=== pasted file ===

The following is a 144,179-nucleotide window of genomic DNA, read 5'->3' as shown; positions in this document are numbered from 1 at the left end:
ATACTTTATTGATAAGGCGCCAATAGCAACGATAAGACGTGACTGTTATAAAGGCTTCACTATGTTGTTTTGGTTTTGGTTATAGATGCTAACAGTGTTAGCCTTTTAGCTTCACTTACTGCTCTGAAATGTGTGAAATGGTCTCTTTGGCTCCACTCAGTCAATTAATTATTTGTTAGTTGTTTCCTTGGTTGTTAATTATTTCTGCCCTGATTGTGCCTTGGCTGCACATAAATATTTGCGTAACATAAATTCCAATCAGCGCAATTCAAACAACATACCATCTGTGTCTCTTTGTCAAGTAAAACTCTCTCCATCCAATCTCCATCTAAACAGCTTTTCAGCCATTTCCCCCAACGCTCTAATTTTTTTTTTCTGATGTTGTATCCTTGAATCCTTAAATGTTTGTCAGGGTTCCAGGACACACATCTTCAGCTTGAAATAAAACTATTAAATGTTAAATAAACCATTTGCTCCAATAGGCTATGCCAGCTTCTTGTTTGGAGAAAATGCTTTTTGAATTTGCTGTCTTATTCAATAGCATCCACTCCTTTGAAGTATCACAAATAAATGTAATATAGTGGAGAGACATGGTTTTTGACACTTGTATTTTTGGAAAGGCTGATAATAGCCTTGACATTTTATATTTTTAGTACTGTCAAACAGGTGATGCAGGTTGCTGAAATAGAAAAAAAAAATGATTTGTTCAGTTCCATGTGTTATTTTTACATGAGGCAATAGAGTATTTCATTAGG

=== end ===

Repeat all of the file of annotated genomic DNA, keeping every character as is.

The following is a 144,179-nucleotide window of genomic DNA, read 5'->3' as shown; positions in this document are numbered from 1 at the left end:
ATACTTTATTGATAAGGCGCCAATAGCAACGATAAGACGTGACTGTTATAAAGGCTTCACTATGTTGTTTTGGTTTTGGTTATAGATGCTAACAGTGTTAGCCTTTTAGCTTCACTTACTGCTCTGAAATGTGTGAAATGGTCTCTTTGGCTCCACTCAGTCAATTAATTATTTGTTAGTTGTTTCCTTGGTTGTTAATTATTTCTGCCCTGATTGTGCCTTGGCTGCACATAAATATTTGCGTAACATAAATTCCAATCAGCGCAATTCAAACAACATACCATCTGTGTCTCTTTGTCAAGTAAAACTCTCTCCATCCAATCTCCATCTAAACAGCTTTTCAGCCATTTCCCCCAACGCTCTAATTTTTTTTTTCTGATGTTGTATCCTTGAATCCTTAAATGTTTGTCAGGGTTCCAGGACACACATCTTCAGCTTGAAATAAAACTATTAAATGTTAAATAAACCATTTGCTCCAATAGGCTATGCCAGCTTCTTGTTTGGAGAAAATGCTTTTTGAATTTGCTGTCTTATTCAATAGCATCCACTCCTTTGAAGTATCACAAATAAATGTAATATAGTGGAGAGACATGGTTTTTGACACTTGTATTTTTGGAAAGGCTGATAATAGCCTTGACATTTTATATTTTTAGTACTGTCAAACAGGTGATGCAGGTTGCTGAAATAGAAAAAAAAAATGATTTGTTCAGTTCCATGTGTTATTTTTACATGAGGCAATAGAGTATTTCATTAGG